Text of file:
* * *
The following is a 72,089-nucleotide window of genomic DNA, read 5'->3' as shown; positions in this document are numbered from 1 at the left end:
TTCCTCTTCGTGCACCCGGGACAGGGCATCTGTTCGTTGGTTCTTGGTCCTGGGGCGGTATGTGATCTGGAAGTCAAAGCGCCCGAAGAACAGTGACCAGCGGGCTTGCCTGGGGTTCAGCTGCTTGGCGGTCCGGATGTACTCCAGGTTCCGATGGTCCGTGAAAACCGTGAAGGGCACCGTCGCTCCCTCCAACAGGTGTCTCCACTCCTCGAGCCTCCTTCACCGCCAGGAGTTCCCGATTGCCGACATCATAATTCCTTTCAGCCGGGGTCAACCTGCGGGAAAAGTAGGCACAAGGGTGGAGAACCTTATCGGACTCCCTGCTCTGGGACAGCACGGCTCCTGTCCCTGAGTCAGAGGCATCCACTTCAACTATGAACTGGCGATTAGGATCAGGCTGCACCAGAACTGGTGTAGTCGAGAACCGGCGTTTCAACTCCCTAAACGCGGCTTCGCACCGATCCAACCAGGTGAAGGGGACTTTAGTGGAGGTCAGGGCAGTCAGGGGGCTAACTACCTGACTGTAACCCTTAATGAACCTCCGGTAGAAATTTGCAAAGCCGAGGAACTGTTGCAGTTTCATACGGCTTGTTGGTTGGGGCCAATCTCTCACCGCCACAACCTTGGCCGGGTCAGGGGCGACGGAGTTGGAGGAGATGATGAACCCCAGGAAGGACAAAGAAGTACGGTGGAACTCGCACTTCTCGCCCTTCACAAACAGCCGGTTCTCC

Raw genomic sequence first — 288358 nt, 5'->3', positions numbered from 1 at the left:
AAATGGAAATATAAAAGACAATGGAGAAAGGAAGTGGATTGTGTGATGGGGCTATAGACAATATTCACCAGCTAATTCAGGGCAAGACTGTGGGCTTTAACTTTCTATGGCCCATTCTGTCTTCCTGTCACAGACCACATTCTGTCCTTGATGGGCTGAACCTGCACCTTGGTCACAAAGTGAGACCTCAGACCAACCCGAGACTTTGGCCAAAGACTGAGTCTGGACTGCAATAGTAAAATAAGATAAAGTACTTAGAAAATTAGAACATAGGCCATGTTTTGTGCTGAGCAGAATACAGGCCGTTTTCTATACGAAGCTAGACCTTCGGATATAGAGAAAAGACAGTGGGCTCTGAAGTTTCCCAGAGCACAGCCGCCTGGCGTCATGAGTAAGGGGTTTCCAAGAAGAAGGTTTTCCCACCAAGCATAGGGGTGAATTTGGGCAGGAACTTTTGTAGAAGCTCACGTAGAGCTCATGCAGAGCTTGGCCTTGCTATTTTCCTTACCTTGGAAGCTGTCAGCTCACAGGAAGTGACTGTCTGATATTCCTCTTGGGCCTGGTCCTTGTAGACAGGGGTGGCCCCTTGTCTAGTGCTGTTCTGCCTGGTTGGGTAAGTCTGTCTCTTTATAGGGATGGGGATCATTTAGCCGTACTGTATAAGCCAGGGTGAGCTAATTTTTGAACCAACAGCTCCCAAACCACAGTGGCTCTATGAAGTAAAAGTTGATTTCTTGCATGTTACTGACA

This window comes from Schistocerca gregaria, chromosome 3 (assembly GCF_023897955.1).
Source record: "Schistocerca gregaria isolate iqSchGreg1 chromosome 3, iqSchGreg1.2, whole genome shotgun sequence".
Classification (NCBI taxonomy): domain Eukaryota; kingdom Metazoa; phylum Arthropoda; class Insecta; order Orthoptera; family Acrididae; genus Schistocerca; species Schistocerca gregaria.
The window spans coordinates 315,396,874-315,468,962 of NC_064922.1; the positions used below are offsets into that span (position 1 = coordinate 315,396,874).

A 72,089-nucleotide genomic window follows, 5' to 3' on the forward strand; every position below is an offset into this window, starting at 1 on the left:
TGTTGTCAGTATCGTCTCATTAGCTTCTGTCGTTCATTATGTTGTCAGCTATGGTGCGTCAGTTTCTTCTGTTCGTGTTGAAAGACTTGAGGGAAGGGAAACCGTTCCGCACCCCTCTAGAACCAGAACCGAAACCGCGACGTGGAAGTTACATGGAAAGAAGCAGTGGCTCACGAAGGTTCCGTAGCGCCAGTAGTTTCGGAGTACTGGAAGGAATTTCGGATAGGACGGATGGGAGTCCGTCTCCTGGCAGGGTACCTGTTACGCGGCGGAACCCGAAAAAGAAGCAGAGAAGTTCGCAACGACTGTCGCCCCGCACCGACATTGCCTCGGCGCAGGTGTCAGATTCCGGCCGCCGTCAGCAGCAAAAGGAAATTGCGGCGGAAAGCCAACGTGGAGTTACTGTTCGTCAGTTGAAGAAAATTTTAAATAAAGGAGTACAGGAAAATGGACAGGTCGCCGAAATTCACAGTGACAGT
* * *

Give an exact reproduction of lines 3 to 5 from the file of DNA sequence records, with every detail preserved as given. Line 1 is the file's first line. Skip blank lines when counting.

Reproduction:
Raw genomic sequence first — 288358 nt, 5'->3', positions numbered from 1 at the left:
AAATGGAAATATAAAAGACAATGGAGAAAGGAAGTGGATTGTGTGATGGGGCTATAGACAATATTCACCAGCTAATTCAGGGCAAGACTGTGGGCTTTAACTTTCTATGGCCCATTCTGTCTTCCTGTCACAGACCACATTCTGTCCTTGATGGGCTGAACCTGCACCTTGGTCACAAAGTGAGACCTCAGACCAACCCGAGACTTTGGCCAAAGACTGAGTCTGGACTGCAATAGTAAAATAAGATAAAGTACTTAGAAAATTAGAACATAGGCCATGTTTTGTGCTGAGCAGAATACAGGCCGTTTTCTATACGAAGCTAGACCTTCGGATATAGAGAAAAGACAGTGGGCTCTGAAGTTTCCCAGAGCACAGCCGCCTGGCGTCATGAGTAAGGGGTTTCCAAGAAGAAGGTTTTCCCACCAAGCATAGGGGTGAATTTGGGCAGGAACTTTTGTAGAAGCTCACGTAGAGCTCATGCAGAGCTTGGCCTTGCTATTTTCCTTACCTTGGAAGCTGTCAGCTCACAGGAAGTGACTGTCTGATATTCCTCTTGGGCCTGGTCCTTGTAGACAGGGGTGGCCCCTTGTCTAGTGCTGTTCTGCCTGGTTGGGTAAGTCTGTCTCTTTATAGGGATGGGGATCATTTAGCCGTACTGTATAAGCCAGGGTGAGCTAATTTTTGAACCAACAGCTCCCAAACCACAGTGGCTCTATGAAGTAAAAGTTGATTTCTTGCATGTTACTGACA

This window comes from Schistocerca gregaria, chromosome 3 (assembly GCF_023897955.1).